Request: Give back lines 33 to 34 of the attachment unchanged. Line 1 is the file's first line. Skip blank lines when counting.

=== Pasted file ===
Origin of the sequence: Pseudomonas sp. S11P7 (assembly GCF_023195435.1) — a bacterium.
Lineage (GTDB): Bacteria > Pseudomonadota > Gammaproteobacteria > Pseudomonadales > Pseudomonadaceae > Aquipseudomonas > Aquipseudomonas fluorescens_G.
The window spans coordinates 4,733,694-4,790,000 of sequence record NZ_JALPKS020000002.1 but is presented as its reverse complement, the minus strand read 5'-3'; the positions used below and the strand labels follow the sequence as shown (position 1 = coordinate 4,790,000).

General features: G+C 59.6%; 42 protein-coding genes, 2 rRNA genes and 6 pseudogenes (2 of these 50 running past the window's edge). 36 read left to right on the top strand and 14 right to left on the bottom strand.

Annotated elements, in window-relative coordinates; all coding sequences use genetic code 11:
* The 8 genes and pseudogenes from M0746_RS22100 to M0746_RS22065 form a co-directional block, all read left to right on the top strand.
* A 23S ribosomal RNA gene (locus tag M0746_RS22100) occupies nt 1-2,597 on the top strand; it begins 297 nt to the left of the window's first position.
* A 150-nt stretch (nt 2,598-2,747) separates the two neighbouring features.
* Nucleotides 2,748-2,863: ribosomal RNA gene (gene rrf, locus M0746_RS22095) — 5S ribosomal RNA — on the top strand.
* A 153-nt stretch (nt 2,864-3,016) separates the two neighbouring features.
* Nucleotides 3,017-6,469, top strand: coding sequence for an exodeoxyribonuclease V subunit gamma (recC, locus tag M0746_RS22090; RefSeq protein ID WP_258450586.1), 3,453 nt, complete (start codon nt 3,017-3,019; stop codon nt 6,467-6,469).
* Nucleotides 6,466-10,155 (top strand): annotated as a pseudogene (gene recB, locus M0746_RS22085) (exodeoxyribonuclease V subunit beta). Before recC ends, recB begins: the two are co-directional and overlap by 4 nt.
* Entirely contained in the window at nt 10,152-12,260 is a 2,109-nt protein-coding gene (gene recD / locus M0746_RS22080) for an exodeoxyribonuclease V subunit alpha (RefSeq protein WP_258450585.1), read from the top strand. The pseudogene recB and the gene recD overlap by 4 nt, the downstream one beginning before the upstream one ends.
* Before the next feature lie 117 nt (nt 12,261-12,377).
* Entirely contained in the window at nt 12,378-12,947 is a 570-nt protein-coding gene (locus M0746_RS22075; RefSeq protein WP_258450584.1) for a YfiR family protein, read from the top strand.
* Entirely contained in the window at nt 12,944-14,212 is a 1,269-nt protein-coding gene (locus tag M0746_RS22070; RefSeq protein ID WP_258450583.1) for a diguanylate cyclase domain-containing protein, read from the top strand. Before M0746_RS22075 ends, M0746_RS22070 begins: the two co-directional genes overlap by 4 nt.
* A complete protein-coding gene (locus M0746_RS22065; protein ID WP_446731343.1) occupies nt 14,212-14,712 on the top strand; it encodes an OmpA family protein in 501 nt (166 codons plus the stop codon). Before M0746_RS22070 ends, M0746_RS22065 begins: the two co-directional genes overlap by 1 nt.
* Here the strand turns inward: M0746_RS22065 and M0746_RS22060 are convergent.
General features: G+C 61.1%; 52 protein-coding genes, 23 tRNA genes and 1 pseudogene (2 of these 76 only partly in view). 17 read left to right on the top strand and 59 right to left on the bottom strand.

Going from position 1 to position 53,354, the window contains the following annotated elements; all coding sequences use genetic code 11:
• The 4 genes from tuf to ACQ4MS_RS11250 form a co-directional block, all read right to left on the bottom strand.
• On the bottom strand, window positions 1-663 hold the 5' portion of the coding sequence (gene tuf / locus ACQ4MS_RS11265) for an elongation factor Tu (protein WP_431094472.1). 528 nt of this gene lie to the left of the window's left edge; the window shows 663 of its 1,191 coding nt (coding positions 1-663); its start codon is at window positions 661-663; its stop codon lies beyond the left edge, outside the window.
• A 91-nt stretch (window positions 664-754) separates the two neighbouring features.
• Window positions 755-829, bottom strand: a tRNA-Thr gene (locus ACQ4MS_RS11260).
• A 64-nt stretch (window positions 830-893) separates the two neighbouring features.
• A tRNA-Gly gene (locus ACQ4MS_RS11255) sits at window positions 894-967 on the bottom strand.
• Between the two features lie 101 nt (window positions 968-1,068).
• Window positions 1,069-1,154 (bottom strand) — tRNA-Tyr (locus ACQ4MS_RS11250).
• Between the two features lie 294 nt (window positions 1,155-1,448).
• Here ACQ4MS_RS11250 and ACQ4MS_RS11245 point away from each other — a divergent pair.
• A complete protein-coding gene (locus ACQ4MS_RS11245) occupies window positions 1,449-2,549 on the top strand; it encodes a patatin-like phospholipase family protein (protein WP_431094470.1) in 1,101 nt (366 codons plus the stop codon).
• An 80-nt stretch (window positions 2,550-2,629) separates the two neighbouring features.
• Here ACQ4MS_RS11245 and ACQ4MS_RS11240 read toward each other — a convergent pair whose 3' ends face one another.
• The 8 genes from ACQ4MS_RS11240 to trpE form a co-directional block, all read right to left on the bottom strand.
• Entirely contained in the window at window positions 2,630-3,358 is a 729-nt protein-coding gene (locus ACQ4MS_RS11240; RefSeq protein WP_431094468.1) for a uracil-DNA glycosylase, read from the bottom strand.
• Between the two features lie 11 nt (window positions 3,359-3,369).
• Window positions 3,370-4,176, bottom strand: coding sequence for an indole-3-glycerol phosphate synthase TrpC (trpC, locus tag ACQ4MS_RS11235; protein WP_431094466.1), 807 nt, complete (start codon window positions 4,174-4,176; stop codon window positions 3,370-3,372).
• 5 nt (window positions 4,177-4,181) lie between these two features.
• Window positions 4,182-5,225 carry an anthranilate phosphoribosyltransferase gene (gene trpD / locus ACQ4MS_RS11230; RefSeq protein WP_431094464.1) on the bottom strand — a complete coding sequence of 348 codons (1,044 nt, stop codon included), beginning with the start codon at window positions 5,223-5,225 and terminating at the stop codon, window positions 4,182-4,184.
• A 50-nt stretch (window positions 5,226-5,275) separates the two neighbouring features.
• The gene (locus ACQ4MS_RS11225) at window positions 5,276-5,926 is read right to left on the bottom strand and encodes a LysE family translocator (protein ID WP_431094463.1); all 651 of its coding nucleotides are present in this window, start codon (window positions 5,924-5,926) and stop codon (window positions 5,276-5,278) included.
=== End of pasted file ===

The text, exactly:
• Here ACQ4MS_RS11245 and ACQ4MS_RS11240 read toward each other — a convergent pair whose 3' ends face one another.
• The 8 genes from ACQ4MS_RS11240 to trpE form a co-directional block, all read right to left on the bottom strand.